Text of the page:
Oklahoma State University uses 3D Technology to Create a Mobile Vehicle
The Sooner Powered Vehicle Team (SPV) is a student organization that designs, fabricates, and races a competitive recumbent bicycle. SPV provides the opportunity for young #engineering students to demonstrate sound principles of design through the development of a sustainable and practical transportation alternative.
For the 2016 AME 4553 Design Practicum course, the Sooner Powered Vehicle team developed a thorough procedure to improve current manufacturing processes for a recumbent bicycle frame. Through analytical techniques learned throughout Mechanical Engineering courses at the University of Oklahoma, the team designed a process to manufacture a carbon fiber frame that will allow future SPV teams to be more competitive at the American Society of Mechanical Engineer’s West Coast competition. The direction of this project was geared toward replacing traditional metal frame material with light-weight, structurally sound composite material that remains cost effective and shortens manufacturing timelines. The two processes compared were that of 4130 Steel tube manufacturing from VR3 Engineering and carbon fiber manufacturing through vacuum bag layup on 3D printed, plastic male molds from Tech-Labs. The team also manufactured carbon fiber specimen around a 3D printed rectangular prism from a small-scale printer at the University of Oklahoma that was used for testing purposes to analyze how the number of layers affects the product’s strength.
This design was developed by the entire SPV team during the Fall 2015 semester and was held constant for this AME 4553 Design Practicum project. To compare the traditional manufacturing process with the newly proposed carbon fiber manufacturing process, the team set control boundaries on the design of the frame in order to maintain similar size tubing, dimensions, and material thickness. This is important when comparing the two processes because the size and extent of manufacturing is held constant while allowing the team to perform research and analysis on the associated time, cost, and difficulty with each process. To create a carbon fiber recumbent frame, the team utilized 3D printing technology to obtain the entire frame in thin-walled, plastic male molds that would allow the team to perform a vacuum bag layup for a carbon fiber final product.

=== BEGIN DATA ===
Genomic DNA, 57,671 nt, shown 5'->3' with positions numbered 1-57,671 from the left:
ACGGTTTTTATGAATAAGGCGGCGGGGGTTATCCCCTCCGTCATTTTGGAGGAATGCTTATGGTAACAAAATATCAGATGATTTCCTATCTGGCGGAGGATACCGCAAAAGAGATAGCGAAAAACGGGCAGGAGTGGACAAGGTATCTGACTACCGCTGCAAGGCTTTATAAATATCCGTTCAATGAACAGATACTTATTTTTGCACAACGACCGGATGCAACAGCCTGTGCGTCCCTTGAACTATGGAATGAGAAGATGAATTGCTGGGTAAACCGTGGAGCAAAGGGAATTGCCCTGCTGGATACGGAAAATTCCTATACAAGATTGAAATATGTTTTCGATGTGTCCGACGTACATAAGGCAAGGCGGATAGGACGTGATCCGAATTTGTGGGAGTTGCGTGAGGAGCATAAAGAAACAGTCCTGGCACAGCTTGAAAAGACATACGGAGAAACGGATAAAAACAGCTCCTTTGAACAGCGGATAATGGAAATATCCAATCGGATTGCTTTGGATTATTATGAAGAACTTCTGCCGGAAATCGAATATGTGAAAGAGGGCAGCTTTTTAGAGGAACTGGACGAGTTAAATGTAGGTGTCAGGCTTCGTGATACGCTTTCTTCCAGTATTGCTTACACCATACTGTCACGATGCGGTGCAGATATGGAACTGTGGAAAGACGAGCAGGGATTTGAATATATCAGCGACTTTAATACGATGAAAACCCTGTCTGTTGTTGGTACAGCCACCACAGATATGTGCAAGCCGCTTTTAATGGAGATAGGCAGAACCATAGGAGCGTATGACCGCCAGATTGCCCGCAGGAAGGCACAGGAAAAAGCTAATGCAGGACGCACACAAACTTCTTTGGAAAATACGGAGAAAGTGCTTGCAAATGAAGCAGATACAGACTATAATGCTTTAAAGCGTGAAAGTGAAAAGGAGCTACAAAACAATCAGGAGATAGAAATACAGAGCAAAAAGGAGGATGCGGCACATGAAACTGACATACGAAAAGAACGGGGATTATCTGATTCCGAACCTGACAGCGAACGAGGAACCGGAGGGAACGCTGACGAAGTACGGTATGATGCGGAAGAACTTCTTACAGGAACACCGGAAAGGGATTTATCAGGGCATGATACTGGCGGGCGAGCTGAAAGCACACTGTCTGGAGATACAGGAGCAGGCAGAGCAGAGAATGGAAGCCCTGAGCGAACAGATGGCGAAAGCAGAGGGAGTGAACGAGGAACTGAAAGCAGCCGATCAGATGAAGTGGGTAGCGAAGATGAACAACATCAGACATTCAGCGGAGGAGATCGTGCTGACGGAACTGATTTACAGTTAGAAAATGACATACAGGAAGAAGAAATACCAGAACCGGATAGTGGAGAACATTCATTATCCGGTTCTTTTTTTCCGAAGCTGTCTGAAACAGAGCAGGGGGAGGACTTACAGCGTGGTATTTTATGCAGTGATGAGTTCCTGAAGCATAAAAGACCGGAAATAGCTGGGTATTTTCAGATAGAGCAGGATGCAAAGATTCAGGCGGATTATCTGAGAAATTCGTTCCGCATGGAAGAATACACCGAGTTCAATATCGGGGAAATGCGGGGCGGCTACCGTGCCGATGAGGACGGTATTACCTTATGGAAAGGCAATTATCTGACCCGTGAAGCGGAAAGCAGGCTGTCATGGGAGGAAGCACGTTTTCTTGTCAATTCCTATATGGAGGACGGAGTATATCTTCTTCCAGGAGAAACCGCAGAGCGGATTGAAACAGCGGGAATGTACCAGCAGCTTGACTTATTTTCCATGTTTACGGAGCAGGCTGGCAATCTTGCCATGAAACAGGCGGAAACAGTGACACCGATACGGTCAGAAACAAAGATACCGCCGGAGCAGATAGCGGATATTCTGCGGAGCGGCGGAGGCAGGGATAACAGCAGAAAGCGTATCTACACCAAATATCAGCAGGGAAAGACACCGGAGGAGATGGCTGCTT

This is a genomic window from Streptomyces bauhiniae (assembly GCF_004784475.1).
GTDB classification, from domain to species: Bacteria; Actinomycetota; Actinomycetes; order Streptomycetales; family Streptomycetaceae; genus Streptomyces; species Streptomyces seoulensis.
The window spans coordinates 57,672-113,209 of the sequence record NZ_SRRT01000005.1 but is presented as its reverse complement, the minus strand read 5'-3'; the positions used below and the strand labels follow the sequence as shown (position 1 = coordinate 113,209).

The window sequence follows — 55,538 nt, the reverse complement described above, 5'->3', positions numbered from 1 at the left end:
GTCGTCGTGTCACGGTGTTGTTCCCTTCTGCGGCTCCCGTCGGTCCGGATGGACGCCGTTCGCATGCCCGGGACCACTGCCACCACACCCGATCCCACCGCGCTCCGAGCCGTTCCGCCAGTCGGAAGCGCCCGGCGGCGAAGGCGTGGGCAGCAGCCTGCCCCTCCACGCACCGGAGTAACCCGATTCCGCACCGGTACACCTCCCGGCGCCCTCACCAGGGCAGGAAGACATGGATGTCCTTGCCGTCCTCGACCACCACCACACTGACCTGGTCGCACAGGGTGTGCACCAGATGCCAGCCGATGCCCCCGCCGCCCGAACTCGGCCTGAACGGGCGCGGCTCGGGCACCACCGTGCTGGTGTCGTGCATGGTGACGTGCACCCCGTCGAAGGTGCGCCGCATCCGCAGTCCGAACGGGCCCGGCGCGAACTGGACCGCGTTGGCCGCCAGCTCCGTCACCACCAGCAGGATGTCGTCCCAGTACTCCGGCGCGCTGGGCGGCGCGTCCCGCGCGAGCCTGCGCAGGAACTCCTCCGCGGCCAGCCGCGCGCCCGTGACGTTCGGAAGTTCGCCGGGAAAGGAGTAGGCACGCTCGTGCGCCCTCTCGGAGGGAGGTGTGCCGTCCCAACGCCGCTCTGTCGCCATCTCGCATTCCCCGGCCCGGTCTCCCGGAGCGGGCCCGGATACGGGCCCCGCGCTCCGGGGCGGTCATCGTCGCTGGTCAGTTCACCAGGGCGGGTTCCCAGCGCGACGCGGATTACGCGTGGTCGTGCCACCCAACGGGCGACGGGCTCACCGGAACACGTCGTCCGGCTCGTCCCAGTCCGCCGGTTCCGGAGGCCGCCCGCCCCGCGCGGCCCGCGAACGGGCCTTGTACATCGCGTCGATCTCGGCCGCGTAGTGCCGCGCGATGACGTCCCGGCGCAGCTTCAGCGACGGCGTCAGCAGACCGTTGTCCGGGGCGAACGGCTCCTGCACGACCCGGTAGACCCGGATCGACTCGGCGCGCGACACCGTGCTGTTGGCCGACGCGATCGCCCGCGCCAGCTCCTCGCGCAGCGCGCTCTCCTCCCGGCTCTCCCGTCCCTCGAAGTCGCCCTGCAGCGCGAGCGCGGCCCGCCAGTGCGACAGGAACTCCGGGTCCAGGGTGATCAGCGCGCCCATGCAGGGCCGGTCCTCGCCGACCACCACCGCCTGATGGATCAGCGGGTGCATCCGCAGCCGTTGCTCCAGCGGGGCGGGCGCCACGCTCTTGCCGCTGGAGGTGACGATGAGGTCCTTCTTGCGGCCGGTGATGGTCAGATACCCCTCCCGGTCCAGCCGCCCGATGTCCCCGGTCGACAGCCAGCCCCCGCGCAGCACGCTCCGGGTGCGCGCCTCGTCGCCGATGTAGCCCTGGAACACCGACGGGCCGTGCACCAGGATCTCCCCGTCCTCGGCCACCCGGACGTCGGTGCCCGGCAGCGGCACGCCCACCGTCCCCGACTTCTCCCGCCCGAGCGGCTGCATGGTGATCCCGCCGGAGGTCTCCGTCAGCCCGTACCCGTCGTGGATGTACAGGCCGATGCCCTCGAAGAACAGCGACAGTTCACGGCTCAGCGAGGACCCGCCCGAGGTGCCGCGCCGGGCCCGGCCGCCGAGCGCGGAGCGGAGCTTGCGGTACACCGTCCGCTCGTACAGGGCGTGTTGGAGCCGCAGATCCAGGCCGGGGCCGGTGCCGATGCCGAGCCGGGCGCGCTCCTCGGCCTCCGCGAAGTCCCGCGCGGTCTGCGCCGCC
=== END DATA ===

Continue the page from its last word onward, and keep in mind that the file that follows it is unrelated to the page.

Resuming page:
In order to determine whether the proposed process would be as durable as steel, FEA testing and physical testing were conducted. FEA analysis was conducted on the recumbent bicycles frame in order to simulate a crash where the rider were to invert. Placing a 2670 N load on the top of the roll cage at a 12 degree angle from the vertical, the maximum stress for 4130 steel and 4 ply carbon fiber was 173 MPa and 128 MPa respectively. Placing a 1330 N load on the roll cage at shoulder height, the maximum stress for 4130 steel and 4 ply carbon fiber was 616 MPa and 376 MPa. Note that the fixed points for the analysis were the seatbelt mounts. Also, the FEA analysis was conducted without the plastic mold within the carbon fiber frame. Physical testing was conducted in order to determine whether the steel or 6 ply carbon fiber would deflect more. A three point bending test was used to test the 3D printed mold, 4 ply carbon fiber, and 6 ply carbon fiber specimens. Using this data the Young’s Modulus for each was calculated and compared to steel. The Young’s Modulus for 4130 steel, 6 ply carbon fiber, 4 ply carbon fiber, and 3D printed mold are 205 GPa, 218 GPa, 71 GPa, and 12.47 GPa respectively. Note that the testing was performed with the 3D printed mold inside the carbon fiber giving us a more realistic representation. Using this data, it may be concluded that the 6 ply carbon fiber will deflect less than the 4130 steel.
Based on the analysis, the project team would use 6 ply carbon fiber material to construct the recumbent bicycles frame. The carbon fiber experiences less stress and less deflection than the 4130 steel. However, the project team would not implement this process for at least a couple of years. More practice needs to be done on carbon fiber layups, particularly on larger parts. The future project team will need to come up with a way to prevent the carbon fibers from pulling through the vacuum bag. The project team will need to also analyze how much weight the epoxy hardener and epoxy resin will add to the overall weight of the frame.